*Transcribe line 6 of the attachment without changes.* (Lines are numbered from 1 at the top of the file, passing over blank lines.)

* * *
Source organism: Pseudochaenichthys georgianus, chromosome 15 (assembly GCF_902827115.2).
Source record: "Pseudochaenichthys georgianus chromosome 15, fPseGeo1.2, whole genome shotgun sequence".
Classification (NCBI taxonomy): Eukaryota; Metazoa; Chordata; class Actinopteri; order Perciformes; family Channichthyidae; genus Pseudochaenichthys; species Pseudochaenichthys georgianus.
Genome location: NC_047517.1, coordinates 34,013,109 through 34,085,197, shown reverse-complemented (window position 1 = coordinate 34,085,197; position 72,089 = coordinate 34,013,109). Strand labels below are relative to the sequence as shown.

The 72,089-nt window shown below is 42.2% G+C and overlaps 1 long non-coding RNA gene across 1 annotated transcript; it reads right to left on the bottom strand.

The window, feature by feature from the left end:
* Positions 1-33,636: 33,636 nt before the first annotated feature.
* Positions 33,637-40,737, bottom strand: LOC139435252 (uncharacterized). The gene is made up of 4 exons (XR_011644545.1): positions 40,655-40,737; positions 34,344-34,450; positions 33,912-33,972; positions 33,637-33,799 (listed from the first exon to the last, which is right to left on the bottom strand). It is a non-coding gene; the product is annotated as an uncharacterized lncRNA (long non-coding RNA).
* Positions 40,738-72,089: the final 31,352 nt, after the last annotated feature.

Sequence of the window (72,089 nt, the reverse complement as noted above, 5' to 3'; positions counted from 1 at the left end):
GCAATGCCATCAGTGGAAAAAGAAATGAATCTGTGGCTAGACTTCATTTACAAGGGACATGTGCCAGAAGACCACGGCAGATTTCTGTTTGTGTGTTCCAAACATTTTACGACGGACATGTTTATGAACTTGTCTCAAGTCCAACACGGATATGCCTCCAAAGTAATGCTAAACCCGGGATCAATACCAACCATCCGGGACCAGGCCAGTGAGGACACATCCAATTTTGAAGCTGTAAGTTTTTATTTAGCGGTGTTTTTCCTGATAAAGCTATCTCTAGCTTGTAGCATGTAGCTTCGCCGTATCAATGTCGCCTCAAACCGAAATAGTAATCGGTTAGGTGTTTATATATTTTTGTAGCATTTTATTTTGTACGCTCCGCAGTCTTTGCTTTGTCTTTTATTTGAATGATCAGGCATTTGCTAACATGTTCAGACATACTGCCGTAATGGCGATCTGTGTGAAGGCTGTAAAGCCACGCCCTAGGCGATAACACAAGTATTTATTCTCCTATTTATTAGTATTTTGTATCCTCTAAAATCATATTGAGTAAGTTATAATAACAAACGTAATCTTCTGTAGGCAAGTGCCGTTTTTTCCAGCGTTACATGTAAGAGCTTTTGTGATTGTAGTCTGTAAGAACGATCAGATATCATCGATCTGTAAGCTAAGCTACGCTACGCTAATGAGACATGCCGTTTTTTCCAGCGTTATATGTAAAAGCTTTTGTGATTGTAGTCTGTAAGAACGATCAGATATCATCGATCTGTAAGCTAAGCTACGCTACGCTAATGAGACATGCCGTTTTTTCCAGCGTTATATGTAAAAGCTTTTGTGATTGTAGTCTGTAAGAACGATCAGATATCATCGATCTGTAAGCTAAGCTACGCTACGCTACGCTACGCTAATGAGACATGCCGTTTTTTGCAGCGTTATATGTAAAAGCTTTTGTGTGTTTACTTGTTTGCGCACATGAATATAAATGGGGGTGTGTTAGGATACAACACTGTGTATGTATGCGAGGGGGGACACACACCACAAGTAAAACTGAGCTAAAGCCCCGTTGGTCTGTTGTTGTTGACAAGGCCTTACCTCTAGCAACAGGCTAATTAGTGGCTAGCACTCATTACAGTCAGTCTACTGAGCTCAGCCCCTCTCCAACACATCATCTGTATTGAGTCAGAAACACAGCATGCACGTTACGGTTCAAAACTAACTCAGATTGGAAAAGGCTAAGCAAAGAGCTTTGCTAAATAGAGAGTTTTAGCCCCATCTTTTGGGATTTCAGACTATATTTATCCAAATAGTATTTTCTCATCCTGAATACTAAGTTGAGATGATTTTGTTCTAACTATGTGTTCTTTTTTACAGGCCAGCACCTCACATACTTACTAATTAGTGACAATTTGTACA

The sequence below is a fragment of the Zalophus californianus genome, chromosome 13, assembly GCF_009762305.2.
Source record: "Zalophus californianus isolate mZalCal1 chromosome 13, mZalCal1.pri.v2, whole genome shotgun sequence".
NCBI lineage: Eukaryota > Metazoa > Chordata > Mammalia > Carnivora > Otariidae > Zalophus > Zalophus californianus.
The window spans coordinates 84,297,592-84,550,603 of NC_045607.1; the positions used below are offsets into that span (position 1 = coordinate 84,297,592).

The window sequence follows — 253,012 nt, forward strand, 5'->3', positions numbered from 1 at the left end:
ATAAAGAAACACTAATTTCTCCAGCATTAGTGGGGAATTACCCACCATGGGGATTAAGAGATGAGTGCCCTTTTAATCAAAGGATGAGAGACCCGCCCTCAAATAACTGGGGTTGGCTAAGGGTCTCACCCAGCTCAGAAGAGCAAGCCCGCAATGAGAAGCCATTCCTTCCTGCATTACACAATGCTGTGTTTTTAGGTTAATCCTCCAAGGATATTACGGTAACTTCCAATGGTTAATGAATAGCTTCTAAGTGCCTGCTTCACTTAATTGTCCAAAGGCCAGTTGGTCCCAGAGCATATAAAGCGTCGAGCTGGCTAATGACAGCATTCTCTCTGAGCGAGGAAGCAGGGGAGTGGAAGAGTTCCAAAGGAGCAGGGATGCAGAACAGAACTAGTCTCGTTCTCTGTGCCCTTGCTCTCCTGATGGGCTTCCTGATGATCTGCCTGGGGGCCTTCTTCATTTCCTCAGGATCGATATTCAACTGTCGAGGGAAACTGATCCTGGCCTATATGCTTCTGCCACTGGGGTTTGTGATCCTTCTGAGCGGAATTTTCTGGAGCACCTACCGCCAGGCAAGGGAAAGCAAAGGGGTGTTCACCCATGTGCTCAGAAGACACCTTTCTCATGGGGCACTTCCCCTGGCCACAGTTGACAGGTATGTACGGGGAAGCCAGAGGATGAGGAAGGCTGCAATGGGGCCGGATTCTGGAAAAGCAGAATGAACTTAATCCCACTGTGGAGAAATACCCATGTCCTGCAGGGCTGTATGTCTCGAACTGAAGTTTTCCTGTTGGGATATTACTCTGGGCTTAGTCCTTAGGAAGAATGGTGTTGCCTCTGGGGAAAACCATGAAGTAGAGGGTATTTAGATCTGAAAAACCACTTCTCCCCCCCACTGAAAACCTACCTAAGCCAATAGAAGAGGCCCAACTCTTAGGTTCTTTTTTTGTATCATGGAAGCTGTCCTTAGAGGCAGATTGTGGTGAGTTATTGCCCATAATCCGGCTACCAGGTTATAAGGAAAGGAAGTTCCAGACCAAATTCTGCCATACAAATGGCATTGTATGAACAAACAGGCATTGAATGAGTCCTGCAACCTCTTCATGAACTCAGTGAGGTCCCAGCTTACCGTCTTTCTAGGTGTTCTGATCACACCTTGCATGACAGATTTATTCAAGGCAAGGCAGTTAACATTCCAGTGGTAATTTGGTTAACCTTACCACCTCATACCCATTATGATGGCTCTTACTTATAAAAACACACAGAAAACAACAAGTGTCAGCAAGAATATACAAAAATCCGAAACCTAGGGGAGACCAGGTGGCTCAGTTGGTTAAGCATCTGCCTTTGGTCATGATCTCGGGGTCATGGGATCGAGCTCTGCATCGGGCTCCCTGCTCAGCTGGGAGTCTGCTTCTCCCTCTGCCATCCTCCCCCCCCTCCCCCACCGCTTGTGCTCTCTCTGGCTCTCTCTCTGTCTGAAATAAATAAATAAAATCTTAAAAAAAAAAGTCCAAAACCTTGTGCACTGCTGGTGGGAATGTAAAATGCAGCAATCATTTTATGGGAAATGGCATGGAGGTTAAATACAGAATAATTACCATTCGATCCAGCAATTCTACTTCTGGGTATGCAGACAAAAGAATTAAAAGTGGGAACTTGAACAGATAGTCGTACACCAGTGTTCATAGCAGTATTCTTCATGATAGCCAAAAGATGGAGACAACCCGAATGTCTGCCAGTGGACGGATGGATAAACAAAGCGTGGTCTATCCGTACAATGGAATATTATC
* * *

The window, feature by feature from the left end: